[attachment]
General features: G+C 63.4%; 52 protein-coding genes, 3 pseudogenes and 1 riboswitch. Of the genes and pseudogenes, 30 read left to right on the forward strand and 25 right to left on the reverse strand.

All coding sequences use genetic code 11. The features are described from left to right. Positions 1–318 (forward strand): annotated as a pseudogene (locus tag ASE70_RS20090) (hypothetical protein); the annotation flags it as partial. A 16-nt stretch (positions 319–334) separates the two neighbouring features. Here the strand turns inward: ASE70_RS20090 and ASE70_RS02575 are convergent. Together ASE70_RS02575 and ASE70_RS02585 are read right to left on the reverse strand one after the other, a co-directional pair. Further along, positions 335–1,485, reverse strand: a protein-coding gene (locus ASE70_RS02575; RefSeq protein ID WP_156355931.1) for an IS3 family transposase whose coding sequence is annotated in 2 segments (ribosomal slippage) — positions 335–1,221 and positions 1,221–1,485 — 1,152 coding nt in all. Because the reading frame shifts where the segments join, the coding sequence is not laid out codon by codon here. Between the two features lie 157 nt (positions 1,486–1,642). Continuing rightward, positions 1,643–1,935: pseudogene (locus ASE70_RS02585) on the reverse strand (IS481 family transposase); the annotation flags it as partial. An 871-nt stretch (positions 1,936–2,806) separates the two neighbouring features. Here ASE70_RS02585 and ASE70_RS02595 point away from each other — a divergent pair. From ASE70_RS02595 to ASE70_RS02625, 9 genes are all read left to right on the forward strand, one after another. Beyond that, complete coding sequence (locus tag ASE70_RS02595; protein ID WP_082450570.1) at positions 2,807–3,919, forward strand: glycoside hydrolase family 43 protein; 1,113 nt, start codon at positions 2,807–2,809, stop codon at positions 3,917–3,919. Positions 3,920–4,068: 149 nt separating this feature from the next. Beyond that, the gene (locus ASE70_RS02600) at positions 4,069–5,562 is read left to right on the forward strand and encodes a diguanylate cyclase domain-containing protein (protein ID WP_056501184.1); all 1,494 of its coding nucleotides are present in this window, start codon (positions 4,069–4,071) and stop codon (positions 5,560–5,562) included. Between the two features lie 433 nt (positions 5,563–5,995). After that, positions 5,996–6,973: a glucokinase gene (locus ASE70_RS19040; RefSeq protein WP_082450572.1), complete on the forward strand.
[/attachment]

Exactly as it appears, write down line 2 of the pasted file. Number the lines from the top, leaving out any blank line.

All coding sequences use genetic code 11. The features are described from left to right. Positions 1–318 (forward strand): annotated as a pseudogene (locus tag ASE70_RS20090) (hypothetical protein); the annotation flags it as partial. A 16-nt stretch (positions 319–334) separates the two neighbouring features. Here the strand turns inward: ASE70_RS20090 and ASE70_RS02575 are convergent. Together ASE70_RS02575 and ASE70_RS02585 are read right to left on the reverse strand one after the other, a co-directional pair. Further along, positions 335–1,485, reverse strand: a protein-coding gene (locus ASE70_RS02575; RefSeq protein ID WP_156355931.1) for an IS3 family transposase whose coding sequence is annotated in 2 segments (ribosomal slippage) — positions 335–1,221 and positions 1,221–1,485 — 1,152 coding nt in all. Because the reading frame shifts where the segments join, the coding sequence is not laid out codon by codon here. Between the two features lie 157 nt (positions 1,486–1,642). Continuing rightward, positions 1,643–1,935: pseudogene (locus ASE70_RS02585) on the reverse strand (IS481 family transposase); the annotation flags it as partial. An 871-nt stretch (positions 1,936–2,806) separates the two neighbouring features. Here ASE70_RS02585 and ASE70_RS02595 point away from each other — a divergent pair. From ASE70_RS02595 to ASE70_RS02625, 9 genes are all read left to right on the forward strand, one after another. Beyond that, complete coding sequence (locus tag ASE70_RS02595; protein ID WP_082450570.1) at positions 2,807–3,919, forward strand: glycoside hydrolase family 43 protein; 1,113 nt, start codon at positions 2,807–2,809, stop codon at positions 3,917–3,919. Positions 3,920–4,068: 149 nt separating this feature from the next. Beyond that, the gene (locus ASE70_RS02600) at positions 4,069–5,562 is read left to right on the forward strand and encodes a diguanylate cyclase domain-containing protein (protein ID WP_056501184.1); all 1,494 of its coding nucleotides are present in this window, start codon (positions 4,069–4,071) and stop codon (positions 5,560–5,562) included. Between the two features lie 433 nt (positions 5,563–5,995). After that, positions 5,996–6,973: a glucokinase gene (locus ASE70_RS19040; RefSeq protein WP_082450572.1), complete on the forward strand.